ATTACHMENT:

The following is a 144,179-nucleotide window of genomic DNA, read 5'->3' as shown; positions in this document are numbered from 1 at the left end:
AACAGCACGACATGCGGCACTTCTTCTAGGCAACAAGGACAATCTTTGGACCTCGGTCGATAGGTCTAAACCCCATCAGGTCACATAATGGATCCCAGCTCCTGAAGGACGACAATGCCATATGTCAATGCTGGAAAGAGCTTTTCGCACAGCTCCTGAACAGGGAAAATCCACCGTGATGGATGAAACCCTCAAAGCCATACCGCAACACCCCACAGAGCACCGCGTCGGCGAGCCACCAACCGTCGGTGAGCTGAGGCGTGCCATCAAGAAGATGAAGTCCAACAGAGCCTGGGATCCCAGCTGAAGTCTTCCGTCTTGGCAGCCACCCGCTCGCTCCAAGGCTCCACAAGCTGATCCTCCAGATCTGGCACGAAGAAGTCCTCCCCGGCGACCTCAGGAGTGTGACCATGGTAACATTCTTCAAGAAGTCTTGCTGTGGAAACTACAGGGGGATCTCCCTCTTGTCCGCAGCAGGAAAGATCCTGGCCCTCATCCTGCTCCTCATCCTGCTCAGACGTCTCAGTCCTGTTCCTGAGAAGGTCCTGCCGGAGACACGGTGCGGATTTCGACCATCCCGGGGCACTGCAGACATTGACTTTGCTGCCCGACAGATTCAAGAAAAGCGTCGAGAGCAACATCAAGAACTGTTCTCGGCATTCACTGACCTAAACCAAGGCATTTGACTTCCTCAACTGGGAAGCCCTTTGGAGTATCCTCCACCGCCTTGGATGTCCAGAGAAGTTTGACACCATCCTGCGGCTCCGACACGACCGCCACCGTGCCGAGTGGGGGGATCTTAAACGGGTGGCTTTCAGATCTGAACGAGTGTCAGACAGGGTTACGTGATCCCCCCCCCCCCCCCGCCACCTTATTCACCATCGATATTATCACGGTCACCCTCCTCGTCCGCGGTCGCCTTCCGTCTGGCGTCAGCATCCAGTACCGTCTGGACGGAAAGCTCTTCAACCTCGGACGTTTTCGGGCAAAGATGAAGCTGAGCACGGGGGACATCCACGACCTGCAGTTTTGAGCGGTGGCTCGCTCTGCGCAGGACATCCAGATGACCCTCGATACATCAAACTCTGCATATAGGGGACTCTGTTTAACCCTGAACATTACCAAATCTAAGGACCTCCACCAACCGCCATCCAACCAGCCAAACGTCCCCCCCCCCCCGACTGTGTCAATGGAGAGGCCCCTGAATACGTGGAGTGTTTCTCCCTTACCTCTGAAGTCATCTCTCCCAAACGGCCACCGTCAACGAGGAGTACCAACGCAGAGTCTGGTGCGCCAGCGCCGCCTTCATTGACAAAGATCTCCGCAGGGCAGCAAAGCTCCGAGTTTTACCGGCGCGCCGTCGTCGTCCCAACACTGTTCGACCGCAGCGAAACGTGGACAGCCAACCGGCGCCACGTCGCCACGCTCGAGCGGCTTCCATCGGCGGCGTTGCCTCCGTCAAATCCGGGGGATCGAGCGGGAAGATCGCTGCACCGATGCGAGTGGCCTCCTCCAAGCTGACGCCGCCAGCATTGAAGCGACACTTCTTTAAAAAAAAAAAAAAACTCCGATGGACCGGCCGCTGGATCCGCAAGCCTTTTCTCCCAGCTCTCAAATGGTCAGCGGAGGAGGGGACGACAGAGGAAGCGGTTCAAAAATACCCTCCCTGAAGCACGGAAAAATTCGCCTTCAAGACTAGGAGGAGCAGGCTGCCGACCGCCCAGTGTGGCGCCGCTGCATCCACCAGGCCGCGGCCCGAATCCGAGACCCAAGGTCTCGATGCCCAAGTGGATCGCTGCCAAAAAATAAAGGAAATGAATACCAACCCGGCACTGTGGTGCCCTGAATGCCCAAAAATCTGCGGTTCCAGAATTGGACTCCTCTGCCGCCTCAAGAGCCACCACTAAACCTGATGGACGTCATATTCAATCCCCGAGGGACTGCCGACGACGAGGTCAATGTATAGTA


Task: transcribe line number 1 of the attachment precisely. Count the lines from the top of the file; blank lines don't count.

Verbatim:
The following is a 144,179-nucleotide window of genomic DNA, read 5'->3' as shown; positions in this document are numbered from 1 at the left end: